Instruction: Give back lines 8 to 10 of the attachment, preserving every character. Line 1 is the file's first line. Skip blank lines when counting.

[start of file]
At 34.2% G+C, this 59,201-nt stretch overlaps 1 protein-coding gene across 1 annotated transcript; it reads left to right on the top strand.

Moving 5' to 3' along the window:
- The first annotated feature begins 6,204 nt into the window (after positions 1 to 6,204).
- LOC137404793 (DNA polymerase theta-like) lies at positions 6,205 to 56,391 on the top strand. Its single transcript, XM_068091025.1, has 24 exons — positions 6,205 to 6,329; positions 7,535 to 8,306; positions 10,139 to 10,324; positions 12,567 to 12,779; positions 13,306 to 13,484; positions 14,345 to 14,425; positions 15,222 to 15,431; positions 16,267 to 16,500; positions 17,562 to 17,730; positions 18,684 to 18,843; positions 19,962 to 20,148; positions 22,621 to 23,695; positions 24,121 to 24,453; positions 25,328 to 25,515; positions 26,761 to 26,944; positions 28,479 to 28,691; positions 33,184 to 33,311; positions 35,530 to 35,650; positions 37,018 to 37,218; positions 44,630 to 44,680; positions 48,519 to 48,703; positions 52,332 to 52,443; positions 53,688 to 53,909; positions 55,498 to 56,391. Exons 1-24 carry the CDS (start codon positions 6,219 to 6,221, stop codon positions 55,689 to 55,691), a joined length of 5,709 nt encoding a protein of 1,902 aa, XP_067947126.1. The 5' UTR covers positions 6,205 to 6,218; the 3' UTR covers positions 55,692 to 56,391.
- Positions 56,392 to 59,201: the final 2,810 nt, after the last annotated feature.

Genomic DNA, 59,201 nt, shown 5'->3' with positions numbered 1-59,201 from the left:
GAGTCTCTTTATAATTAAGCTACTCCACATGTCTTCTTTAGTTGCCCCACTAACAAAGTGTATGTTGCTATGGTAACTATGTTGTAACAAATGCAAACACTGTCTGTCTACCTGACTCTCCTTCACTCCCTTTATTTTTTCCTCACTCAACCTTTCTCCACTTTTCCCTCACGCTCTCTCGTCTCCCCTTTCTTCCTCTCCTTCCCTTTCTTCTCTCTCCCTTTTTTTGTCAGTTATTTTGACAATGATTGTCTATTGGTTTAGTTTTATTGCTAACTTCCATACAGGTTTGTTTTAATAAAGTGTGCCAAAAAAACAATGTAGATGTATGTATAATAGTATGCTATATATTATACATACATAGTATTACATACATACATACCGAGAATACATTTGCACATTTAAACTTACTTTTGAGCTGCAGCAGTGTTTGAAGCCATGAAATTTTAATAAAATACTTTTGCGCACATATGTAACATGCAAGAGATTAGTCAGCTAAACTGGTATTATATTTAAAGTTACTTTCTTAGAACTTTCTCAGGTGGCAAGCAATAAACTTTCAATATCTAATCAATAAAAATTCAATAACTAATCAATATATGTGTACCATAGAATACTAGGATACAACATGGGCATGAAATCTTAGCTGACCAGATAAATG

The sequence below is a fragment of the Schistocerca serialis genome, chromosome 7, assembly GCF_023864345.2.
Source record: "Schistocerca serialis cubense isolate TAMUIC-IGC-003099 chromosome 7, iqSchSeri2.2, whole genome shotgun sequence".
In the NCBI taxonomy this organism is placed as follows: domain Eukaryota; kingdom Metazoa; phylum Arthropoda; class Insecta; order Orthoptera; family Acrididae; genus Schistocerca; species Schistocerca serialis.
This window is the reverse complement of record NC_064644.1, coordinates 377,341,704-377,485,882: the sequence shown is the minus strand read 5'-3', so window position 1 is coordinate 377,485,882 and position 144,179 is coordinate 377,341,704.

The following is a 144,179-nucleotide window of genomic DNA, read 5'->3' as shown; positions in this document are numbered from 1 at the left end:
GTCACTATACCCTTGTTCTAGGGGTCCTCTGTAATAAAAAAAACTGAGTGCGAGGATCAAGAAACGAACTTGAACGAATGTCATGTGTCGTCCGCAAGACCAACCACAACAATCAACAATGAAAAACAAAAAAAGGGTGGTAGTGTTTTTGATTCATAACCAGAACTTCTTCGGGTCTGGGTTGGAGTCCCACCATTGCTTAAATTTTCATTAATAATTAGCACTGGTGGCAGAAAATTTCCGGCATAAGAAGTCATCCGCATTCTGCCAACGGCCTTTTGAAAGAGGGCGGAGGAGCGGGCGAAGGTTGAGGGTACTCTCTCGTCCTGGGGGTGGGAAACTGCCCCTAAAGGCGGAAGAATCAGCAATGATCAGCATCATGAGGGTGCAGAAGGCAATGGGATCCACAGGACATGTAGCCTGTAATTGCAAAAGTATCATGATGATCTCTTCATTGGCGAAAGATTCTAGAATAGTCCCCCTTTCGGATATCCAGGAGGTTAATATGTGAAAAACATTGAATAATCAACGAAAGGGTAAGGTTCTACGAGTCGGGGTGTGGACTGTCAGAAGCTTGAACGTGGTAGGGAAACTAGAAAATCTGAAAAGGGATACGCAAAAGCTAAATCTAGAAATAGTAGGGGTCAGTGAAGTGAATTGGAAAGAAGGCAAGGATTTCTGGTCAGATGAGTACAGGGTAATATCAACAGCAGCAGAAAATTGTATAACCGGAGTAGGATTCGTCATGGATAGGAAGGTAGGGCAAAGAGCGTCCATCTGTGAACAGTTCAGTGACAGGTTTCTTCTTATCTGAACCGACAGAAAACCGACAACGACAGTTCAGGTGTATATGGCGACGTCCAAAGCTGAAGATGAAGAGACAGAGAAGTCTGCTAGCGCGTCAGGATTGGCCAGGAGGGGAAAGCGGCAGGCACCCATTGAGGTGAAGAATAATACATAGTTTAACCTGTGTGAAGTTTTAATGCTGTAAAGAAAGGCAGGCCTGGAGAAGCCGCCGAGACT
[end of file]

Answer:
The sequence below is a fragment of the Schistocerca serialis genome, chromosome 7, assembly GCF_023864345.2.
Source record: "Schistocerca serialis cubense isolate TAMUIC-IGC-003099 chromosome 7, iqSchSeri2.2, whole genome shotgun sequence".
In the NCBI taxonomy this organism is placed as follows: domain Eukaryota; kingdom Metazoa; phylum Arthropoda; class Insecta; order Orthoptera; family Acrididae; genus Schistocerca; species Schistocerca serialis.